Sideoats Grama

Bouteloua curtipendula (Michx.) Torr. var. curtipendula



The largest of the Grama grasses, 18 to 40 inches or 45 to 100 cm tall stems grow from long, strong, scaly rhizomes. Evenly spaced hairs grow out of small, bulb-like spots on the lower margins of flat, bluish-green leaf blades. These straight, stiff, and mostly basal blades are up to 6 mm wide and 25 cm long.  The inflorescence has a zig-zag rachis reaching 16 inches or 40 cm with many (40 to 80) deciduous branches, each with 2 to 8 two-floret spikelets twisting around on one side when ripe making for easy identification.  Seeds resemble oats. Grows on a variety of sites. Mature seeds are produced several times dependent on rainfall from June to November. It decreases with heavy grazing. In 1971, Sideoats Grama was named the State Grass of Texas.  Sideoats Grama is a perennial, warm-season, native providing good grazing for livestock and poor forage for wildlife. Wild turkey and Bobwhite Quail eat the seed.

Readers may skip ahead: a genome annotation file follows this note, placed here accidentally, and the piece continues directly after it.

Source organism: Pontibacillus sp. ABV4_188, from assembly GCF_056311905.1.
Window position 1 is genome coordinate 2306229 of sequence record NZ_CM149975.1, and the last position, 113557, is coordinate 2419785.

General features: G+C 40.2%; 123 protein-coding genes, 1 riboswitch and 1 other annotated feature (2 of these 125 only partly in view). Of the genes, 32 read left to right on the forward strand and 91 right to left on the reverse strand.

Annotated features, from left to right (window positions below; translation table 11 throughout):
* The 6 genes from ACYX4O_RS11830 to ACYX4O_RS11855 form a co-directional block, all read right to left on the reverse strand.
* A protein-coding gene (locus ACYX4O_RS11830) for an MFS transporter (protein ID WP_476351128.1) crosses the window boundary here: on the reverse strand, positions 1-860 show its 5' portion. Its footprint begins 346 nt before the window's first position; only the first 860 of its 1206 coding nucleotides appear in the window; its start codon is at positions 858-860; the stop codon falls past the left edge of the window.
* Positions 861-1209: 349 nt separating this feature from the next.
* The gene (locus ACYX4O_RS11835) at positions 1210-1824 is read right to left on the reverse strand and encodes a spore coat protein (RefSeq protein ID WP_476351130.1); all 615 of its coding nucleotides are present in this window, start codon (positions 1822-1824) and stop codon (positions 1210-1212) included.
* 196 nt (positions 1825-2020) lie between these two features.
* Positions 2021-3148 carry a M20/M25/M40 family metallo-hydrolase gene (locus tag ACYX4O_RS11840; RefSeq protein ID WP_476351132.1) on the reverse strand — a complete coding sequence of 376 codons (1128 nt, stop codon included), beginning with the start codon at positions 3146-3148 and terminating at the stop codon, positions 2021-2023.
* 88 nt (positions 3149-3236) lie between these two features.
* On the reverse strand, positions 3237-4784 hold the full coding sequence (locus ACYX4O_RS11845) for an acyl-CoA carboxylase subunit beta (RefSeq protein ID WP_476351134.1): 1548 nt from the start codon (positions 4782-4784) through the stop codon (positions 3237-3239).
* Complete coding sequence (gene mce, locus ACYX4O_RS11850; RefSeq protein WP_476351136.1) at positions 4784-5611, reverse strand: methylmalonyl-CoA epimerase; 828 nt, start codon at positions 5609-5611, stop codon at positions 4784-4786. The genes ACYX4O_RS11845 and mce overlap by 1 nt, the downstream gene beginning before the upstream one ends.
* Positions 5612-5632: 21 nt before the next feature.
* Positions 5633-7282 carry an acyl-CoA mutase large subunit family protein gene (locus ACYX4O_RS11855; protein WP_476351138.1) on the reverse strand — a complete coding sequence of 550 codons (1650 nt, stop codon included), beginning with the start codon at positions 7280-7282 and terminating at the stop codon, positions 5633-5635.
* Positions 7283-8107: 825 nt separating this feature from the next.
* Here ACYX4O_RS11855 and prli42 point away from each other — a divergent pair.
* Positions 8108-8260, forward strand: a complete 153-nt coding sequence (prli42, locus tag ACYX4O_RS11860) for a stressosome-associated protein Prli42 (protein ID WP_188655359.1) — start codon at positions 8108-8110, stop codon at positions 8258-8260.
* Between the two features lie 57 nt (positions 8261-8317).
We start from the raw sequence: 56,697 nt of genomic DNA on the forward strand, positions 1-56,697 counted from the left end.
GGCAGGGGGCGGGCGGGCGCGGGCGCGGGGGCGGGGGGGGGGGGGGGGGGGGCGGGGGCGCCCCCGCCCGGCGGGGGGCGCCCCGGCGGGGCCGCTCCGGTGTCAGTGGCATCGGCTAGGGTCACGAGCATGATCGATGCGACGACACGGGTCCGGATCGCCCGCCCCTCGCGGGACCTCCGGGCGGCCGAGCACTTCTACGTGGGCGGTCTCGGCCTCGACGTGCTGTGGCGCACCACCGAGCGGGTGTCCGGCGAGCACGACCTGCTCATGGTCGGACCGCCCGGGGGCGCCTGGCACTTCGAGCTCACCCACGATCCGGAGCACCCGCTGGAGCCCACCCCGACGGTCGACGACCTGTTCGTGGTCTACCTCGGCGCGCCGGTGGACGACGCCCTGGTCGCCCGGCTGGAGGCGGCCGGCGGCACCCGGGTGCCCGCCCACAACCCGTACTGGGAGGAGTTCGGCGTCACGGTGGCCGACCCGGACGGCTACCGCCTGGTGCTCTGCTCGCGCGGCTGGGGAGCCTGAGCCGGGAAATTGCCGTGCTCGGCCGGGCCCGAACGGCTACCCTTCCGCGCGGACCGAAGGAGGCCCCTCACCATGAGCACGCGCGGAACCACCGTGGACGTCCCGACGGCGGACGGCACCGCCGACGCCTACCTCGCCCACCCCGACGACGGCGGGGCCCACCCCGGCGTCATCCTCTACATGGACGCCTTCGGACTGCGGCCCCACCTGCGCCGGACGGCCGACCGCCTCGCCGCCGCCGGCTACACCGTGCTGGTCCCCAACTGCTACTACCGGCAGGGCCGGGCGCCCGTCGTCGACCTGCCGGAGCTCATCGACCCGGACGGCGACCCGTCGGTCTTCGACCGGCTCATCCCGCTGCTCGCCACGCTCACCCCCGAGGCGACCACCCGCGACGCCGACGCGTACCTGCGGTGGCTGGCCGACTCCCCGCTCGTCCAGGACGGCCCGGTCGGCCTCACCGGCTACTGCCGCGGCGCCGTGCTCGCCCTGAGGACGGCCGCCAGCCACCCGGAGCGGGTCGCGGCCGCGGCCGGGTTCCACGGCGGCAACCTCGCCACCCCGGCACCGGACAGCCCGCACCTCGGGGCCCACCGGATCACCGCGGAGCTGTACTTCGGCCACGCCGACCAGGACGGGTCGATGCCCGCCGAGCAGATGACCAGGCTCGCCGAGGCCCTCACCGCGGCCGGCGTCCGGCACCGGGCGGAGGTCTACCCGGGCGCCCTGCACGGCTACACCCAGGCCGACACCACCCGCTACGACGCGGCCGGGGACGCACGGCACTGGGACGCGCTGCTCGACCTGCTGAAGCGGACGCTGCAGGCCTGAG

Sideoats Grama is our country’s most widely distributed Bouteloua species. The grass grows well on a wide variety of soils, preferring fine-textured and moderately alkaline soils. It is less frequent in the western part of the state than the var. caespitosa.